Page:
Insect pests


Following is a list of the most common pests that can be found in your garden and some ways to control them. It does not list every pest or every way to control them. Further information can be found in the Ortho Problem Solver, or try the Master Gardeners great new Garden Hotline at (908)654-9852.

Adelgid- This has become a devastating pest on our native hemlocks. With no natural predators, northeast hemlock forests are being destroyed. Trees take on a silvery yellow color and closer inspection shows a cottony white insect on the underside of the needles. These sucking insects thrive on a well fed tree so resist the temptation to fertilize these weak looking trees. Best controls seem to be dormant or horticultural oil in early and late season and Orthene, Isotox, Diazinon, or malathion in May- June. Two or more applications are usually needed. Best control, unfortunately, AVOID USING HEMLOCKS.

Aphids- There are many types of aphids and they can strike a large variety of plants. They can be green, black, red, or other colors. They build up large populations on tender new growth in spring or throughout the season. Often these populations seem to build up and then disappear on their own, possibly due to natural predators. They can distort new growth and weaken plants so control may be necessary. A number of sprays can be used and plants recover quickly.

Bagworm- This pest forms a protective cover or bag over itself using the plants leaves and material. It likes arborvitae and other evergreens, chewing on the needles and leaves and stripping the tree. If you pull the bag apart, you will see the caterpillar inside. Because of the covering, a systemic spray like Isotox or Orthene is needed.

Beetles- There are lots of different beetles which can be bothersome throughout the season. Best known would be the Japanese beetle, which feeds on roses and many other flowers and plants. Adult beetle damage, while making the plants flowers and leaves unsightly, usually will not kill the plant. Many sprays are available.

Caterpillars- The juvenile stage of butterflies and moth are heavy feeders of some plants flowers and leaves. Damage does not usually kill the plant. Hand picking can help or if numbers are overwhelming, many sprays are available. BT or Neem are two organic sprays which are quite effective on these.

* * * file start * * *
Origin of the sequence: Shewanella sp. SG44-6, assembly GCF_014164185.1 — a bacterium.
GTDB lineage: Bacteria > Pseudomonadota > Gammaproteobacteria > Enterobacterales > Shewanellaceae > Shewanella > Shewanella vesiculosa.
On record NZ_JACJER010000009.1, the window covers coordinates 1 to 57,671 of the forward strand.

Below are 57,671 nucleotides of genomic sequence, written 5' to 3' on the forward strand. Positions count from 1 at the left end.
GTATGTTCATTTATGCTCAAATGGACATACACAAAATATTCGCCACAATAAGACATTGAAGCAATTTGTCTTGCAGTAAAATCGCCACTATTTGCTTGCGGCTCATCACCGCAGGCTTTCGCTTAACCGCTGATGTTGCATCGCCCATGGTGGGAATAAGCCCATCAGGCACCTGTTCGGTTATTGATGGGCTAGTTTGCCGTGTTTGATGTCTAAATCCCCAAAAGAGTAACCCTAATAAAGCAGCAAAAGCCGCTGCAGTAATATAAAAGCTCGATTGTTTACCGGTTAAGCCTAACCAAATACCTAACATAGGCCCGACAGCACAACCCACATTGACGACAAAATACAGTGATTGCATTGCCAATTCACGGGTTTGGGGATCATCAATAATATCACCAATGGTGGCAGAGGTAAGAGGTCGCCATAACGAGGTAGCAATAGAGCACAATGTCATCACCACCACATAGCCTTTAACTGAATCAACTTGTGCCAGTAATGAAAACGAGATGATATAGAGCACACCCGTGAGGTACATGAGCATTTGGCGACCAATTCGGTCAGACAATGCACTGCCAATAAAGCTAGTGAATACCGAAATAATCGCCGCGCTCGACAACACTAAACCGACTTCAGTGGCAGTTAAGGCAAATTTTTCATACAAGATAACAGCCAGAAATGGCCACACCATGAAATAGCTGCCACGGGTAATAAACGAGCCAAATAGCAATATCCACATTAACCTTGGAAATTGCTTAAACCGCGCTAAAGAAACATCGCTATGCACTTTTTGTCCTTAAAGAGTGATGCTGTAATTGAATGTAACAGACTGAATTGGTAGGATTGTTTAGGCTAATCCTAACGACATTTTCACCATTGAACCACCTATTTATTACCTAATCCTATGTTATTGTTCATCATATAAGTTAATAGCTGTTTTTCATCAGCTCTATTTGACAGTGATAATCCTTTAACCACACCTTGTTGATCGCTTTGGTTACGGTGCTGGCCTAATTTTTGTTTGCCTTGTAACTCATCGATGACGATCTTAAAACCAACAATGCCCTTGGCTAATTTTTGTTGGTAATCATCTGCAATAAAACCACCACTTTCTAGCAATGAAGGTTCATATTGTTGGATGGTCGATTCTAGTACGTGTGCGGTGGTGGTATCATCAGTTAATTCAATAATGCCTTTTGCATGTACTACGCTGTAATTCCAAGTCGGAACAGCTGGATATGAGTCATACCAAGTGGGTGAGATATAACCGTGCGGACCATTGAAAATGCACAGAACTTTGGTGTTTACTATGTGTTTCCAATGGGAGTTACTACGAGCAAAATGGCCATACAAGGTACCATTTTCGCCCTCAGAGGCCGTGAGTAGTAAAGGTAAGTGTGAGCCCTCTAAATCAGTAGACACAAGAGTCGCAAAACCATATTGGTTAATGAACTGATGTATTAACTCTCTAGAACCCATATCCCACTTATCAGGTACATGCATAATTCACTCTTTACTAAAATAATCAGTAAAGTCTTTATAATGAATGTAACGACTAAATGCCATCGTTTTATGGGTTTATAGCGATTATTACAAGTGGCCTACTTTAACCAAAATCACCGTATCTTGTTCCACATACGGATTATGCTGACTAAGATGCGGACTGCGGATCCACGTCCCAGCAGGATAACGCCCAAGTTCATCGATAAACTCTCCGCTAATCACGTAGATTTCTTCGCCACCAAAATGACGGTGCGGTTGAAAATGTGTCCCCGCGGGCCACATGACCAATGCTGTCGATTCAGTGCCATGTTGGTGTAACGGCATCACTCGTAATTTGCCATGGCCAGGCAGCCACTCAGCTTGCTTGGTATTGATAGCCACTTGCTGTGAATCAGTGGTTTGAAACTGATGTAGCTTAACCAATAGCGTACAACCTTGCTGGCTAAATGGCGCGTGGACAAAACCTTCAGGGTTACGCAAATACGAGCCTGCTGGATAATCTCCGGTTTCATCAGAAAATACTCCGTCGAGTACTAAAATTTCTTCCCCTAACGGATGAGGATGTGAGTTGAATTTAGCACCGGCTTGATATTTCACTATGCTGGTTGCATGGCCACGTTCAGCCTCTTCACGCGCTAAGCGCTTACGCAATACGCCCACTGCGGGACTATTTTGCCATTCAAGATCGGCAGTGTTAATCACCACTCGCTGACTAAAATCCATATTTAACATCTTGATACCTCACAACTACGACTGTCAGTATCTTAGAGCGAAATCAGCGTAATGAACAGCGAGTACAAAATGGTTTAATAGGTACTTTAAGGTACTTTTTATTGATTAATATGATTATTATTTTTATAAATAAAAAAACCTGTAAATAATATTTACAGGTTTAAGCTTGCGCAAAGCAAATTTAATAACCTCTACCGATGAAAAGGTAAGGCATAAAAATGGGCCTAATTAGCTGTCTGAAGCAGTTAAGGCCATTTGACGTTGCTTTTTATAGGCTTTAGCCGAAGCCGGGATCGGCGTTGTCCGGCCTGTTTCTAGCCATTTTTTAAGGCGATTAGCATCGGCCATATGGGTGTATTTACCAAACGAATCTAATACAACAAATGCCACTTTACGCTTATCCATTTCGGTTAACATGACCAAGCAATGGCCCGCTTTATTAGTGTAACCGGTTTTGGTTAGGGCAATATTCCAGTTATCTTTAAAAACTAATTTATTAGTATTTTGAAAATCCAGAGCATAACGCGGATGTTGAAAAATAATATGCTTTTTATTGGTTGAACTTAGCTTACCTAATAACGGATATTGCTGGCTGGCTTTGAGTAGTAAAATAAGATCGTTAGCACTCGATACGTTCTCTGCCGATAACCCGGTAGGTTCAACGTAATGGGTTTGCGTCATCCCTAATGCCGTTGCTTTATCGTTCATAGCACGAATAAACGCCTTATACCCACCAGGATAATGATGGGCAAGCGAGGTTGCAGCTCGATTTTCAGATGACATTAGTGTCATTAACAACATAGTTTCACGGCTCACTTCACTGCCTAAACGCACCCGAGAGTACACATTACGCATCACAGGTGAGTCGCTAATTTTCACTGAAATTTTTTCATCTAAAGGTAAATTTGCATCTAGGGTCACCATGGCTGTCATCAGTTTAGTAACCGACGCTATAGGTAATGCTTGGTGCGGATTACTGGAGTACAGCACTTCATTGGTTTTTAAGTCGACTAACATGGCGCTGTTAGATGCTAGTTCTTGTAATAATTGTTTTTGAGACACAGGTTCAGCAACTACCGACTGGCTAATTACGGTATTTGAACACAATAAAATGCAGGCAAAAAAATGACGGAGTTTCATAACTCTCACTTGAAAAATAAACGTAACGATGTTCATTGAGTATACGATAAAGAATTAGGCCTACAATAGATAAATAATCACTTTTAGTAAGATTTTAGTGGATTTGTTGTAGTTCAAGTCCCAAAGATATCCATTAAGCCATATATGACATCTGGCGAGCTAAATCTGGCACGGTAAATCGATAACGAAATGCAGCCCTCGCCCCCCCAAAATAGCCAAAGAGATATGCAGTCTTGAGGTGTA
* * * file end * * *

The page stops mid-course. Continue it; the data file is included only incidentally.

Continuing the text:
Cutworm- This caterpillar like monster stays in the soil and feeds on the stems of flowers and vegetables right at the soil line. In the morning, plants are found lying on their side with a clean cut at the base. Diatomaceous earth helps, as will making paper collars to protect young plants

Four-lined Plant Bug- Annoying, but seldom health threatening, this small green with reddish line quick moving bug leaves brown dots on the new leaves of a wide variety of plants, such as basil, forsythia, mints, and mums. Many sprays will work, but if you are quick, hand picking will work as there is usually just a few bugs doing what seems like a great deal of damage.

Lacebug- Pieris and azaleas seem to be sickly and yellow. Closer inspection may show a spotted or stippled look to the leaves and a black dotting on the underside or even the small lacy winged bug which sucks the strength from the plants. Orthene or malathion are pretty effective.

Scales- The most visible stage of this insect is a shell-like form which sticks to stems and leaves. Some forms, like Euyonmous scale or Cottony scale have white cottony stuff covering them. Because of the protective shell, a systemic may be needed. Best approach may be to use a horticultural oil early and late in the season and another pesticide in May-June depending on the scale.

Slugs- These slimy critters feed heavily on many flowers and herbs. They have been terrible during the last few years because of the mild winters and wet springs. At night they feed on flowers and hide during the day in mulch and among plants. Start fighting them as soon as damage is seen. Hand picking (Yuck!) and putting out traps of beer in saucers helps but a slug bait, such as Bugeta, is more effective.

Spider Mite- Plants, such as Alberta Spruce, marigolds, houseplants, or many others, seem to yellow and weaken, esp. during hotter weather. New growth may be curled. Clip a piece of the new growth and tap over a piece of white paper. If present, you should be able these barely visible mites moving around. Many times, webbing can be seen between needles and leaves. Malathion, Orthene, Diazinon, and other sprays can be effective.

Thrips- These tiny little terrors hide and feed on blooms, buds, and other growth, distorting growth and spreading disease. A systemic is needed to get to them and follow-up sprays should be done.

Weevil- Root weevil is the worst pest on many shrubs. Watch for notching and pieces missing on leaves. Watch for the adult weevil, a small black beetle, feeding at night. The grub, which is feeds on roots and stem of plants, is even more destructive. Spray plant and soil underneath with Orthene or Isotox beginning as new growth starts in spring and repeat 3 times a month apart.

Whitefly- These are more annoying than damaging. Whitefly numbers builds up quickly and plants seem to erupt with clouds of them when brushed. Outside, natural predators and wind seems to keep their levels in check. Inside, pyrethrum can help. During nice weather, try getting the plants outside. You may be able to use a more potent spray and just the action of the wind does help.

Read the whole label of any pesticide you use. Double check the rate used. Be sure it can be used on the plant you are spraying and for the pest that you are battling. Spray on days that are not windy or when rain is not expected within 24 hours. Donít spray plants that are stressed by heat or dry weather. Use sensible cover- no bare feet, t-shirts, etc.


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